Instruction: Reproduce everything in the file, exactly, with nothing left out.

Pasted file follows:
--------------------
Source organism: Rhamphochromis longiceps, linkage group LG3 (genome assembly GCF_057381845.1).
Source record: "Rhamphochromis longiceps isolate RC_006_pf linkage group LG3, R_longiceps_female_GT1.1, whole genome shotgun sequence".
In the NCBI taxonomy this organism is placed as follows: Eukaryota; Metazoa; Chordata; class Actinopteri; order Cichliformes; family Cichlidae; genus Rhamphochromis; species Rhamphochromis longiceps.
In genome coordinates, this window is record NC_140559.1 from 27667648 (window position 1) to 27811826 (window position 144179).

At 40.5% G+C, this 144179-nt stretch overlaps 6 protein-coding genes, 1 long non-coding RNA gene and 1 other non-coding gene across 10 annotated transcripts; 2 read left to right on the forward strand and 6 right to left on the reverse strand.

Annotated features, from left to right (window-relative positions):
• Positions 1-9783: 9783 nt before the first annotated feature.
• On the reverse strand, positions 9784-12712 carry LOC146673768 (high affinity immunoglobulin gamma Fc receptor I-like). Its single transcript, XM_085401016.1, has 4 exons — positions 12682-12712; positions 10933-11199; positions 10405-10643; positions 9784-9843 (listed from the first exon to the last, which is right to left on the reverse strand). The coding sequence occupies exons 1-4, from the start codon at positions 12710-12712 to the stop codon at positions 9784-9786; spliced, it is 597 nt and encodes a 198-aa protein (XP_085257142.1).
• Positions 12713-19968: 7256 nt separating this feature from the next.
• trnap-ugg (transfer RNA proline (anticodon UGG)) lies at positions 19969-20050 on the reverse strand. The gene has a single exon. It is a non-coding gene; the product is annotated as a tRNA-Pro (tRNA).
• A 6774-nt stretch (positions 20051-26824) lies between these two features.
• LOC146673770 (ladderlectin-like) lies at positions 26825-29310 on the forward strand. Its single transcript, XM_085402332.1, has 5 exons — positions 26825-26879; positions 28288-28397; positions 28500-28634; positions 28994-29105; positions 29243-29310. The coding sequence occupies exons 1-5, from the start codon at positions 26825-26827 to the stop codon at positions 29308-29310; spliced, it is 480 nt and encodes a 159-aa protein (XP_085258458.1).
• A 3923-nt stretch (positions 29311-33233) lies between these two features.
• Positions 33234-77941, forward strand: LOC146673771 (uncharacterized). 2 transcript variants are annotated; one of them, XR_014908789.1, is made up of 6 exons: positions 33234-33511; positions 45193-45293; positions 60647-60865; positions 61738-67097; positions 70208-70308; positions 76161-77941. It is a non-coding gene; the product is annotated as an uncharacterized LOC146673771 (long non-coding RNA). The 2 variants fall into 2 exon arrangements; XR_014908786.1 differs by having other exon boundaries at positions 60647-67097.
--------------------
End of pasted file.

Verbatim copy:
Source organism: Rhamphochromis longiceps, linkage group LG3 (genome assembly GCF_057381845.1).
Source record: "Rhamphochromis longiceps isolate RC_006_pf linkage group LG3, R_longiceps_female_GT1.1, whole genome shotgun sequence".
In the NCBI taxonomy this organism is placed as follows: Eukaryota; Metazoa; Chordata; class Actinopteri; order Cichliformes; family Cichlidae; genus Rhamphochromis; species Rhamphochromis longiceps.
In genome coordinates, this window is record NC_140559.1 from 27667648 (window position 1) to 27811826 (window position 144179).

At 40.5% G+C, this 144179-nt stretch overlaps 6 protein-coding genes, 1 long non-coding RNA gene and 1 other non-coding gene across 10 annotated transcripts; 2 read left to right on the forward strand and 6 right to left on the reverse strand.

Annotated features, from left to right (window-relative positions):
• Positions 1-9783: 9783 nt before the first annotated feature.
• On the reverse strand, positions 9784-12712 carry LOC146673768 (high affinity immunoglobulin gamma Fc receptor I-like). Its single transcript, XM_085401016.1, has 4 exons — positions 12682-12712; positions 10933-11199; positions 10405-10643; positions 9784-9843 (listed from the first exon to the last, which is right to left on the reverse strand). The coding sequence occupies exons 1-4, from the start codon at positions 12710-12712 to the stop codon at positions 9784-9786; spliced, it is 597 nt and encodes a 198-aa protein (XP_085257142.1).
• Positions 12713-19968: 7256 nt separating this feature from the next.
• trnap-ugg (transfer RNA proline (anticodon UGG)) lies at positions 19969-20050 on the reverse strand. The gene has a single exon. It is a non-coding gene; the product is annotated as a tRNA-Pro (tRNA).
• A 6774-nt stretch (positions 20051-26824) lies between these two features.
• LOC146673770 (ladderlectin-like) lies at positions 26825-29310 on the forward strand. Its single transcript, XM_085402332.1, has 5 exons — positions 26825-26879; positions 28288-28397; positions 28500-28634; positions 28994-29105; positions 29243-29310. The coding sequence occupies exons 1-5, from the start codon at positions 26825-26827 to the stop codon at positions 29308-29310; spliced, it is 480 nt and encodes a 159-aa protein (XP_085258458.1).
• A 3923-nt stretch (positions 29311-33233) lies between these two features.
• Positions 33234-77941, forward strand: LOC146673771 (uncharacterized). 2 transcript variants are annotated; one of them, XR_014908789.1, is made up of 6 exons: positions 33234-33511; positions 45193-45293; positions 60647-60865; positions 61738-67097; positions 70208-70308; positions 76161-77941. It is a non-coding gene; the product is annotated as an uncharacterized LOC146673771 (long non-coding RNA). The 2 variants fall into 2 exon arrangements; XR_014908786.1 differs by having other exon boundaries at positions 60647-67097.